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This word, meaning 'of Jewish origin' refers to explanations derived from non-Muslim sources and
especially from the Jewish tradition, but also including other ahl al-kitâb in general. Such material was
used very little by the sahâba, but more by the tabicûn and even more by later generations. There are many
aspects of the Qur'ân which can be explained by referring to such sources, when there is common ground
between the Qur'ân and the other traditions. However, the information taken from such sources must be
used with great caution and cannot be considered sound according to the standards of 'ilm al-hadîth, unless
traced back to the Prophet himself and his Companions. The Prophet has already cautioned Muslims
against this source of knowledge:
Narrated Abû Huraira: The people of the scripture (Jews) used to recite the Torah in Hebrew and they used
to explain it in Arabic to the Muslims. On that Allah's apostle said: 'Do not believe the people of the
scripture or disbelieve them, but say: "We believe in Allah and what is revealed to us"' (2: 136).
Similarly Ibn Mas'ûd, the well-known Companion, is reported to have said: 'Do not ask the ahl al-kitab
about anything (in tafsîr), for they cannot guide you and are themselves in error....'
Hence one distinguishes three kinds of the so-called isrâ'îlîyât:
Those known to be true because the revelation to the Prophet Muhammad confirms them.
Those known to be false, because the revelation to the Prophet Muhammad rejects them.
Those not known to be true or false, and we do not say they are true or false.
Characteristics of the Content
1- They aim at hair-splitting unnecessary details with no real lesson or point of reproof e.g. the dimensions
of Noah’s Ark.
2- Quite often they go against reason and enter the realm of fiction: a rock running with Moses’s clothes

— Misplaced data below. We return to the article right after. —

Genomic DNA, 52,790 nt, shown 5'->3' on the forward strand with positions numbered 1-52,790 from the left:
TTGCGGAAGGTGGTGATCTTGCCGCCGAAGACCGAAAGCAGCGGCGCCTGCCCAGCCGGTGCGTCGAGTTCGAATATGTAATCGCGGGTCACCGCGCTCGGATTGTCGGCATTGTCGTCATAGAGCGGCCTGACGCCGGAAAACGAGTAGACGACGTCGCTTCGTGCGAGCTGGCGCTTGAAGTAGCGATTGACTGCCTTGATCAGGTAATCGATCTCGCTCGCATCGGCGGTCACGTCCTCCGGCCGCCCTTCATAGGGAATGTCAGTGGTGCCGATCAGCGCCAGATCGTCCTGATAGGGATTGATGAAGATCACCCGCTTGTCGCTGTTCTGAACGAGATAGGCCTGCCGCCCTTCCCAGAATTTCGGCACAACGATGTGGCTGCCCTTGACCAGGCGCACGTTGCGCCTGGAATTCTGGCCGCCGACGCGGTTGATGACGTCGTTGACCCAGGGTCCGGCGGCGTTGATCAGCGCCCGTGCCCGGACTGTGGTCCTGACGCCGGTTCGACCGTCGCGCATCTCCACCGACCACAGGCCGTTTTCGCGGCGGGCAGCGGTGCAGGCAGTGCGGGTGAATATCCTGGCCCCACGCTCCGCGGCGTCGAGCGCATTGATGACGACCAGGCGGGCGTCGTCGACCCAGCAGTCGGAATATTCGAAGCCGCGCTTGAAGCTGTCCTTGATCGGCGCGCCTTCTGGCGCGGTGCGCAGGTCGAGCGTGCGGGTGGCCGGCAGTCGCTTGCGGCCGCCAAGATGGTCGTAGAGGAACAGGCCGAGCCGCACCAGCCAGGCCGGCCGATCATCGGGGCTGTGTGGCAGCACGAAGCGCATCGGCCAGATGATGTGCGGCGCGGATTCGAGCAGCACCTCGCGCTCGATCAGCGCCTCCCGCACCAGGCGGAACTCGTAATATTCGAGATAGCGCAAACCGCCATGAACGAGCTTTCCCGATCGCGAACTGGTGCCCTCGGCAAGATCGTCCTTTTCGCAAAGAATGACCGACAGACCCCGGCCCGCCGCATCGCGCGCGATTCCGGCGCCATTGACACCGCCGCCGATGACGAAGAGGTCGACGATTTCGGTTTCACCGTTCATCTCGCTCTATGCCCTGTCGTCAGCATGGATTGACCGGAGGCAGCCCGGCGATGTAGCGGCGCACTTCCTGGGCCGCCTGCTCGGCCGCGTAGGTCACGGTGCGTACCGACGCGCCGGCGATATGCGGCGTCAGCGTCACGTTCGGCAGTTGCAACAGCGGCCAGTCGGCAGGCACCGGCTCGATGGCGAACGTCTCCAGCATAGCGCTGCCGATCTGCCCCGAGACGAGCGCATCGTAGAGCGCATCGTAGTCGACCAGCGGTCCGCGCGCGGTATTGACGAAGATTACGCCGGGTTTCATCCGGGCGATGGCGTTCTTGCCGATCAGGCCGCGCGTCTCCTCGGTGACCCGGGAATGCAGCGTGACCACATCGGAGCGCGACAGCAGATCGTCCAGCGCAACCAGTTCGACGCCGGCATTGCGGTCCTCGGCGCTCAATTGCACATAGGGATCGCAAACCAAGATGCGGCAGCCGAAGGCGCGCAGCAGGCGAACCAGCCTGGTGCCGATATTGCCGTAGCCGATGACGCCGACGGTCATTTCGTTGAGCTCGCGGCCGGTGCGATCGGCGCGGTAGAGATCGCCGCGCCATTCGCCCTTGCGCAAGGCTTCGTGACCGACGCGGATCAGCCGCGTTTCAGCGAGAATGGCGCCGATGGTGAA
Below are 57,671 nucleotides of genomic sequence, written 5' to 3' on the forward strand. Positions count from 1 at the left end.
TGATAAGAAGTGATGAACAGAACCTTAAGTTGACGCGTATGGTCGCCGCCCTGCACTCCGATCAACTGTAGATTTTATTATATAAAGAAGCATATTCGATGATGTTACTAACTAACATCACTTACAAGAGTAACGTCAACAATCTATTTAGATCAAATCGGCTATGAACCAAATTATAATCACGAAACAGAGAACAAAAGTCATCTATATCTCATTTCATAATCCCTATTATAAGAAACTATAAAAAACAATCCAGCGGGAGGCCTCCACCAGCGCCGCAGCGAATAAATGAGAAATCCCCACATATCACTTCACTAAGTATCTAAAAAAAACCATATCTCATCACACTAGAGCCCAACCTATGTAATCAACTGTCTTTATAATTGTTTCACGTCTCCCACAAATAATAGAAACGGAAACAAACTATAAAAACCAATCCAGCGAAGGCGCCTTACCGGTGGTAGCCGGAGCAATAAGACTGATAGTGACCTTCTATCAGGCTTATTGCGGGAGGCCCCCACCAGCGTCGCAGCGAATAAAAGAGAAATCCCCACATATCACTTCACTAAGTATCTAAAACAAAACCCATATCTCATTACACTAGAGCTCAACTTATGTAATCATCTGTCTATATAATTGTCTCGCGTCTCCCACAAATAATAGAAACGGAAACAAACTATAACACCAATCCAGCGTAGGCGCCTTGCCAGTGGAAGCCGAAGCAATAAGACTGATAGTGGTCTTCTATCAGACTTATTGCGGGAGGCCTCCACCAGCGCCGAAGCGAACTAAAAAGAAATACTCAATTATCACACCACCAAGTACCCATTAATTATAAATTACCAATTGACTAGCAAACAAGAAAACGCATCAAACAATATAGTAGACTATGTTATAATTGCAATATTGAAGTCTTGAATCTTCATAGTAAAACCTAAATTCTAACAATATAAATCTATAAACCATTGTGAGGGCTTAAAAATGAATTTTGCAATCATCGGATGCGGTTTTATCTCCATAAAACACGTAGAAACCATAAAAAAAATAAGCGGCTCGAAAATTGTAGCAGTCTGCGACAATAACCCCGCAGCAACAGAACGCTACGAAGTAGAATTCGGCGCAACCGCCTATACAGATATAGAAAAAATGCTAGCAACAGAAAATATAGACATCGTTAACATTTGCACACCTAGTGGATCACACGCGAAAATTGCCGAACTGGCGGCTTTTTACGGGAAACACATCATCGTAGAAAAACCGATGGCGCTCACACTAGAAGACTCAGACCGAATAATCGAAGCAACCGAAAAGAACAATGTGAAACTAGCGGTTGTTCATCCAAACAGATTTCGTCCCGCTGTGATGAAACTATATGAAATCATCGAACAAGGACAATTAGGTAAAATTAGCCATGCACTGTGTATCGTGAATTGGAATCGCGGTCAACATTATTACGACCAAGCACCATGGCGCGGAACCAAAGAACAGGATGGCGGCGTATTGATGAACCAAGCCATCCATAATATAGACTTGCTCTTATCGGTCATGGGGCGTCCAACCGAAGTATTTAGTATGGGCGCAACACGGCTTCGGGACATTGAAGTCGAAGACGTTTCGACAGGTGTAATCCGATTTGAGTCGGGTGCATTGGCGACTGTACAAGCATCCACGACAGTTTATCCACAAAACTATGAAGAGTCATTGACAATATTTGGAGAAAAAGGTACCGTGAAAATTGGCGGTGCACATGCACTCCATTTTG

3 - we find a startling similarity between them and the Biblical or Apocryphal narratives e.g. details of the
episode of David killing Goliath (Jalut) or taking a man’s wife.
3- Many of them constitute blasphemy against the great Prophets, at least by Islamic standards. Infact no
reasonable person will dare to attribute that kind of things to the Messengers of the Almighty e.g. Prophet
David and Uriah’s wife, Moses running naked in front of his people.
4- The chain of transmission includes people who converted to Islam from Judaism or Christianity. They
then narrated what they had heard from the popular legends of their ancestors, like Ka’b Ahbar, Wahb bin
Munabbih etc. Others had contact with these individuals and attributed what they heard to the Prophet or
Companions like Ibn Abbas, may Allah be pleased with him.
--Encyclopedia of Islam:
Isrāʾīliyyāt (905 words)
Vajda, G.
, an Arabic term covering three kinds of narratives, which are found in the commentators on the Ḳurʾān, the
mystics, the compilers of edifying histories and writers on various levels. 1. Narratives regarded as
historical, which served to complement the often summary information provided by the revealed Book in
respect of the personages in the Bible (Tawrāt and Ind̲j̲īl), particularly the prophets (Ḳiṣāṣ al-anbiyāʾ).
2. Edifying narratives placed within the chronological (but entirely undefined) framework of “the period of
the (ancient) Israelites” (ʿahd Banī Isrāʾīl).
3. Fables belonging to folklore, allegedly (but sometimes actually) borrowed from Jewish sources. The line